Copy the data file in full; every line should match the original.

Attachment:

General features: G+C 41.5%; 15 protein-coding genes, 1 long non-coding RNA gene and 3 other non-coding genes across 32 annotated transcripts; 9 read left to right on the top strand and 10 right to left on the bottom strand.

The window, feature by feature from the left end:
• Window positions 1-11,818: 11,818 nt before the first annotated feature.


General features: G+C 41.5%; 15 protein-coding genes, 1 long non-coding RNA gene and 3 other non-coding genes across 32 annotated transcripts; 9 read left to right on the top strand and 10 right to left on the bottom strand.

The window, feature by feature from the left end:
• Window positions 1-11,818: 11,818 nt before the first annotated feature.